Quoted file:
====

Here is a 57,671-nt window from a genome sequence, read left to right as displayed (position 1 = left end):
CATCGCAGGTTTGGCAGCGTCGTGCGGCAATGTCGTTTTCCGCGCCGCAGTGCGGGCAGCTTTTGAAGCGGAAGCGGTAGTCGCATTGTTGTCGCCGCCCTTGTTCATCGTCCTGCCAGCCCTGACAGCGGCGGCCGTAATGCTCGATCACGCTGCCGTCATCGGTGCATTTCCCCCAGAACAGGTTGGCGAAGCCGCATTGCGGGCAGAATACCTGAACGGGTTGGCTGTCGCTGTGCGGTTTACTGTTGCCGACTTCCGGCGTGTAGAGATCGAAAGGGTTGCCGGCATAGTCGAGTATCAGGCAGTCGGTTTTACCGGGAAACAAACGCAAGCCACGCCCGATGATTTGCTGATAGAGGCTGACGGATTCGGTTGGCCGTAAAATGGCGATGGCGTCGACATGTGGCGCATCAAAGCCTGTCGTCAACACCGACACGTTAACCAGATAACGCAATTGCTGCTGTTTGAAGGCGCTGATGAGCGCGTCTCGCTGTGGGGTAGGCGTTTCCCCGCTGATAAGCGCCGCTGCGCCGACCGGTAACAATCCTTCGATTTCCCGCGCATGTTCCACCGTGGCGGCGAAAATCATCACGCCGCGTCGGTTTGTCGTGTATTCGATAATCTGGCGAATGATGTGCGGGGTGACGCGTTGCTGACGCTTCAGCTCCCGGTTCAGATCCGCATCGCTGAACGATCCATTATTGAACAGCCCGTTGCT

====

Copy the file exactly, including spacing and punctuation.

Here is a 57,671-nt window from a genome sequence, read left to right as displayed (position 1 = left end):
CATCGCAGGTTTGGCAGCGTCGTGCGGCAATGTCGTTTTCCGCGCCGCAGTGCGGGCAGCTTTTGAAGCGGAAGCGGTAGTCGCATTGTTGTCGCCGCCCTTGTTCATCGTCCTGCCAGCCCTGACAGCGGCGGCCGTAATGCTCGATCACGCTGCCGTCATCGGTGCATTTCCCCCAGAACAGGTTGGCGAAGCCGCATTGCGGGCAGAATACCTGAACGGGTTGGCTGTCGCTGTGCGGTTTACTGTTGCCGACTTCCGGCGTGTAGAGATCGAAAGGGTTGCCGGCATAGTCGAGTATCAGGCAGTCGGTTTTACCGGGAAACAAACGCAAGCCACGCCCGATGATTTGCTGATAGAGGCTGACGGATTCGGTTGGCCGTAAAATGGCGATGGCGTCGACATGTGGCGCATCAAAGCCTGTCGTCAACACCGACACGTTAACCAGATAACGCAATTGCTGCTGTTTGAAGGCGCTGATGAGCGCGTCTCGCTGTGGGGTAGGCGTTTCCCCGCTGATAAGCGCCGCTGCGCCGACCGGTAACAATCCTTCGATTTCCCGCGCATGTTCCACCGTGGCGGCGAAAATCATCACGCCGCGTCGGTTTGTCGTGTATTCGATAATCTGGCGAATGATGTGCGGGGTGACGCGTTGCTGACGCTTCAGCTCCCGGTTCAGATCCGCATCGCTGAACGATCCATTATTGAACAGCCCGTTGCT